Tools remain effective
Hobby oriented developers for FS9/FS2004 would be happy to know, that for the most part, many of the tools and techniques that they utilized to create new addons for FS9/FS2004 are still available and continue to work in much the same way for Flight Simulator X development. Communities like Hovercontrol will need to help educated existing developers and new ones alike, that there is still as much opportunity as ever to contribute creative works to the flight simulation community. Encouraging gifted developers to start new projects, and linking them to the tools and information that they will need to move forward will be beneficial to the entire flight simulation community.
Platform more stable?
Many have said that with the Flight Simulator software platform being stable for the next 2-3 years (minimum) that now is the time for developers to really stretch their wings. It remains to be seen which commercial and freeware developers will see things this way. While commercial developers may appreciate the stability, they may also feel motivated to diversify their product development efforts into other areas and games. Freeware developers may or may not feel that developing new ideas is worth their free time. It is difficult to predict how each developer views the current flight simulation ecosystem.
Some things have not changed
For those that truly enjoy flying helicopters in flight simulator, there are still many bright days a head. Multiplayer and Voice servers still offer opportunities for users of Flight Simulator X and FS9/FS2004 to get together and fly. Multiplayer capabilities built into Flight Simulator X allow for shared cockpit flying that works much better than most people know.
There is an opportunity to refocus on community, flying, and a true appreciation for what we enjoyed about this hobby all along. Flying, fellowship, and fun.
Hovercontrol's part in this
Hovercontrol can not be all things to all people. However, most of our core values and goals remain the same as they ever were:
1. Help new users of helicopter flight simulation by providing setup information, configuration advice, and help in getting connected with multiplayer flight and voice servers.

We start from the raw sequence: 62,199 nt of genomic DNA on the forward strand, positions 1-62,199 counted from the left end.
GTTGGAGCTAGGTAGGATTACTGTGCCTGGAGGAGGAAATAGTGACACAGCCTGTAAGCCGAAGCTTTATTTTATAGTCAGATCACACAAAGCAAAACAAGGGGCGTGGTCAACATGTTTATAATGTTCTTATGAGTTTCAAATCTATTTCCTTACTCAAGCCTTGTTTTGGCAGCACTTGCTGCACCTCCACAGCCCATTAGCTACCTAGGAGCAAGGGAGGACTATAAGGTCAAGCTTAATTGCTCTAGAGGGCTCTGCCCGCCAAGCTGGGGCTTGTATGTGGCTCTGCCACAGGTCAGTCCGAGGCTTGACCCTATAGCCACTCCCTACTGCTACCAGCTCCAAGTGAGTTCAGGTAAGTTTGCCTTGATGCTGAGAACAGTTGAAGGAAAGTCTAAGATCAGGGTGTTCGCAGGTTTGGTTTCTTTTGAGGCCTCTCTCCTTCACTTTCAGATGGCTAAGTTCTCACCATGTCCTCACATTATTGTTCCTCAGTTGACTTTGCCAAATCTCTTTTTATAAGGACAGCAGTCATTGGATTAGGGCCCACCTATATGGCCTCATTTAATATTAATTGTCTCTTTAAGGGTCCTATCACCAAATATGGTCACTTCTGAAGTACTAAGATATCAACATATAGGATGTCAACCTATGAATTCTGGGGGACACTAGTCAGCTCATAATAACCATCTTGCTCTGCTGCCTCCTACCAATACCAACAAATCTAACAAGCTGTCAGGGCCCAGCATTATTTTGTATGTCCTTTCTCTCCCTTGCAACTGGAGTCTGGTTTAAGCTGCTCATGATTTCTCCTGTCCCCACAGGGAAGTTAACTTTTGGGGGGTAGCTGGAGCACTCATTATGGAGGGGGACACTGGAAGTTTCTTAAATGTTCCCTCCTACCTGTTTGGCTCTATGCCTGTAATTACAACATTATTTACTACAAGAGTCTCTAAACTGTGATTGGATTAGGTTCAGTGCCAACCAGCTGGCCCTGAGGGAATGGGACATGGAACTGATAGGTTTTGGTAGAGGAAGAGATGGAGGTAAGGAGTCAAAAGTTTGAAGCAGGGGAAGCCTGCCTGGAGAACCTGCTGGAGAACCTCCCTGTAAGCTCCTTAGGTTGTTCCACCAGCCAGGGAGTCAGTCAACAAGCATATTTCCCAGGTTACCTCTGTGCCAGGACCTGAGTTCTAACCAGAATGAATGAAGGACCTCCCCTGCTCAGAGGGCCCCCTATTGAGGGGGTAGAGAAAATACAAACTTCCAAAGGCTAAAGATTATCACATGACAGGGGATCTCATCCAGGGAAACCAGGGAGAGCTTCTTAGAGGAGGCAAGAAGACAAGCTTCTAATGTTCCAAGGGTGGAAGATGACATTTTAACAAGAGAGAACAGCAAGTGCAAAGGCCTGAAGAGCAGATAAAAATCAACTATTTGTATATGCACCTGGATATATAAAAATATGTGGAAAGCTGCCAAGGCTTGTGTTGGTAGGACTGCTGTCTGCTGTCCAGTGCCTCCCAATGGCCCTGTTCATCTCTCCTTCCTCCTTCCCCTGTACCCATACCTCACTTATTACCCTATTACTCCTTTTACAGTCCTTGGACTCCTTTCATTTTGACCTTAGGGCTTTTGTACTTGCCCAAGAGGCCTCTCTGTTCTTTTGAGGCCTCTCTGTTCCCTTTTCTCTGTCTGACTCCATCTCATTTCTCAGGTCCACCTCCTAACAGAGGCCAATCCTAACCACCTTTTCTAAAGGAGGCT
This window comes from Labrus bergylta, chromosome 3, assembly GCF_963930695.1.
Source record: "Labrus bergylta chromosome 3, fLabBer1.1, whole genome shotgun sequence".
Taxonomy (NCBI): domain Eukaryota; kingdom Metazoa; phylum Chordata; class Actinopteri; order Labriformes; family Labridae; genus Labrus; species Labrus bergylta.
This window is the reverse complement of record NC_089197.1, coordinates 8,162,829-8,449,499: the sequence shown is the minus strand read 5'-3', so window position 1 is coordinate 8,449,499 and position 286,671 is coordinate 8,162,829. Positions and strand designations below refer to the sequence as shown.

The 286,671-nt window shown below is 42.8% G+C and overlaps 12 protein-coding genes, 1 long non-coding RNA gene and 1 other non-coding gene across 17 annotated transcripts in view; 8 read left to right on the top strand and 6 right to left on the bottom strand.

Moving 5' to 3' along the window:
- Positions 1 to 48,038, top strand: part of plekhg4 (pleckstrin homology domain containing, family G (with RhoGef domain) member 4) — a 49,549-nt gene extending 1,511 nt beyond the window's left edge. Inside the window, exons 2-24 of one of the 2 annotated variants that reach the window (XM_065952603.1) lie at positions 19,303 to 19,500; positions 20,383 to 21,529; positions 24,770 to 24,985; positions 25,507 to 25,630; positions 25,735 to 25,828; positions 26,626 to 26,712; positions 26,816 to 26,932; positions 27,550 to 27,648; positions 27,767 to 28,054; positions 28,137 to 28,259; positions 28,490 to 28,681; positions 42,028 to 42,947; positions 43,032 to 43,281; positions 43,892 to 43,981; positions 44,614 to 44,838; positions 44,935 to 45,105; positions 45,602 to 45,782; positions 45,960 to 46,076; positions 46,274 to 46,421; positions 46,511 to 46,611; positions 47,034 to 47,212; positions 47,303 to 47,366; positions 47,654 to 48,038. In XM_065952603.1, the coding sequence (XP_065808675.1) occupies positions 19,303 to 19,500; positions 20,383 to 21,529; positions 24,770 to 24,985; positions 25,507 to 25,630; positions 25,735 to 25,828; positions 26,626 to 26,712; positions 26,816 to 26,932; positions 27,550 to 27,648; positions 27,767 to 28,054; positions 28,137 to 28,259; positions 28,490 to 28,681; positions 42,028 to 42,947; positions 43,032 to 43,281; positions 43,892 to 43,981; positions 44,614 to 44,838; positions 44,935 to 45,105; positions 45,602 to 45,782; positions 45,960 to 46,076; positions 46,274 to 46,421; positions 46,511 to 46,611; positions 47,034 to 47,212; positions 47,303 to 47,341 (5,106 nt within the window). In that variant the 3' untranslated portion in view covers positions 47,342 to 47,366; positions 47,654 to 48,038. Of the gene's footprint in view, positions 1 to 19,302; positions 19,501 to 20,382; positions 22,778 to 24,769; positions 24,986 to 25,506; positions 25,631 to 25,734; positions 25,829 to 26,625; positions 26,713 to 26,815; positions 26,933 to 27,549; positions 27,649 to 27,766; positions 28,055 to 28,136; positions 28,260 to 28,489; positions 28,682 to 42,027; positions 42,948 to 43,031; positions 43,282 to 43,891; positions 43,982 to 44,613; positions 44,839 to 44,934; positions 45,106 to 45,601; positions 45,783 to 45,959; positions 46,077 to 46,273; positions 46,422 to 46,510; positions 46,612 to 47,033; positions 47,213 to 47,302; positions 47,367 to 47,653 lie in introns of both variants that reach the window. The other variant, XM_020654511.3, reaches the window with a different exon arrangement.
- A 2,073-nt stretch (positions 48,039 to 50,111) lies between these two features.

2. Encourage simulated flying in all its forms. Missions, navigation, multiplayer, military & civilian.
3. Encourage learning about helicopter flight by educating users about how flight simulator works, its strengths & weaknesses, and by one-on-one mentoring with human instructors that can teach about helicopter flight and system setup.
4. Encourage development among hobby developers and commercial developers. Provide an audience and community for developers that take a special interest in helicopter flight simulation. Help provide them feedback, information, and techniques that will assist them in being successful. Whatever their goals may be.
The last 4 years have been a community-splitting, system crashing, and unstable ride for enthusiasts in the helicopter flight simulation community. We are only now starting to see the light that new hardware and understanding of Flight Simulator X configuration can provide.
Development activity is at an all time low within the community and it will take a concerted effort to encourage new and existing developers to pick up the torch.
Existing members of the helicopter flight simulation community, as well as recent arrivals, are beginning to see that the hobby still exists. Our community is smaller, and more focused than it has ever been. But there remains a large number of people out there that are fascinated by helicopter flight simulation and getting together to fly with other like-minded friends on line.
For the foreseeable future, Hovercontrol will stay focused on bringing these enthusiasts together and providing the tools they need to fly, learn, and develop together.
Hovercontrol's motto for the next few years:
Friends and Flying First!